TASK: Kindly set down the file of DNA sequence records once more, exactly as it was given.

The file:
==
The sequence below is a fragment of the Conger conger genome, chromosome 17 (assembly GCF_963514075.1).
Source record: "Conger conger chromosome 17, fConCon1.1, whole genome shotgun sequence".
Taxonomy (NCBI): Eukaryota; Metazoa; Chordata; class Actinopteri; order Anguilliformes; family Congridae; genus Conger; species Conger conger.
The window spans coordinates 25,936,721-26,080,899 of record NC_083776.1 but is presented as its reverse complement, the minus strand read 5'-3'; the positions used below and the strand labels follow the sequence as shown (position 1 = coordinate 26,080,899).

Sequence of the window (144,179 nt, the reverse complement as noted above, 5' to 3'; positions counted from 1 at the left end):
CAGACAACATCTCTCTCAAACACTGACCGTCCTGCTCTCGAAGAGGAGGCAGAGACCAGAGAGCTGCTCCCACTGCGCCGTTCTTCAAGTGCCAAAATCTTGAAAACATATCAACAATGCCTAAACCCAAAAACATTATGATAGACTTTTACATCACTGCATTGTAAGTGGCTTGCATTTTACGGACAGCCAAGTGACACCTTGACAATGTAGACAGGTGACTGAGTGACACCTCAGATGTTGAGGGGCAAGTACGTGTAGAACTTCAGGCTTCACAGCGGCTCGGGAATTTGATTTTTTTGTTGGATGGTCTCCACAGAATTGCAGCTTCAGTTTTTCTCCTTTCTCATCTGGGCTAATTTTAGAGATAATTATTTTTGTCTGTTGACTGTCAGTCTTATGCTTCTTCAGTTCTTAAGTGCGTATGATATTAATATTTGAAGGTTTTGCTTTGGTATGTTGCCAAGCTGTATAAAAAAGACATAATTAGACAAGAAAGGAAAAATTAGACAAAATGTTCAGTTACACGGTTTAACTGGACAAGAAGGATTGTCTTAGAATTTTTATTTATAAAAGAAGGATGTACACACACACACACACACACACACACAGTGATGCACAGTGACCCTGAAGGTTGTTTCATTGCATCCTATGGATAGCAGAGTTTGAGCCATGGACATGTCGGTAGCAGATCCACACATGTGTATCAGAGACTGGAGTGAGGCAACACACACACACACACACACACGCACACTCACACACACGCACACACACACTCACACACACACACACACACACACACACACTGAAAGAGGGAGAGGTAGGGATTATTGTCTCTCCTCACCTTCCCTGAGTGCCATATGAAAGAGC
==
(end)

The sequence below is a fragment of the Conger conger genome, chromosome 17 (assembly GCF_963514075.1).
Source record: "Conger conger chromosome 17, fConCon1.1, whole genome shotgun sequence".
Taxonomy (NCBI): Eukaryota; Metazoa; Chordata; class Actinopteri; order Anguilliformes; family Congridae; genus Conger; species Conger conger.
The window spans coordinates 25,936,721-26,080,899 of record NC_083776.1 but is presented as its reverse complement, the minus strand read 5'-3'; the positions used below and the strand labels follow the sequence as shown (position 1 = coordinate 26,080,899).

Sequence of the window (144,179 nt, the reverse complement as noted above, 5' to 3'; positions counted from 1 at the left end):
CAGACAACATCTCTCTCAAACACTGACCGTCCTGCTCTCGAAGAGGAGGCAGAGACCAGAGAGCTGCTCCCACTGCGCCGTTCTTCAAGTGCCAAAATCTTGAAAACATATCAACAATGCCTAAACCCAAAAACATTATGATAGACTTTTACATCACTGCATTGTAAGTGGCTTGCATTTTACGGACAGCCAAGTGACACCTTGACAATGTAGACAGGTGACTGAGTGACACCTCAGATGTTGAGGGGCAAGTACGTGTAGAACTTCAGGCTTCACAGCGGCTCGGGAATTTGATTTTTTTGTTGGATGGTCTCCACAGAATTGCAGCTTCAGTTTTTCTCCTTTCTCATCTGGGCTAATTTTAGAGATAATTATTTTTGTCTGTTGACTGTCAGTCTTATGCTTCTTCAGTTCTTAAGTGCGTATGATATTAATATTTGAAGGTTTTGCTTTGGTATGTTGCCAAGCTGTATAAAAAAGACATAATTAGACAAGAAAGGAAAAATTAGACAAAATGTTCAGTTACACGGTTTAACTGGACAAGAAGGATTGTCTTAGAATTTTTATTTATAAAAGAAGGATGTACACACACACACACACACACACACACAGTGATGCACAGTGACCCTGAAGGTTGTTTCATTGCATCCTATGGATAGCAGAGTTTGAGCCATGGACATGTCGGTAGCAGATCCACACATGTGTATCAGAGACTGGAGTGAGGCAACACACACACACACACACACACGCACACTCACACACACGCACACACACACTCACACACACACACACACACACACACACACTGAAAGAGGGAGAGGTAGGGATTATTGTCTCTCCTCACCTTCCCTGAGTGCCATATGAAAGAGC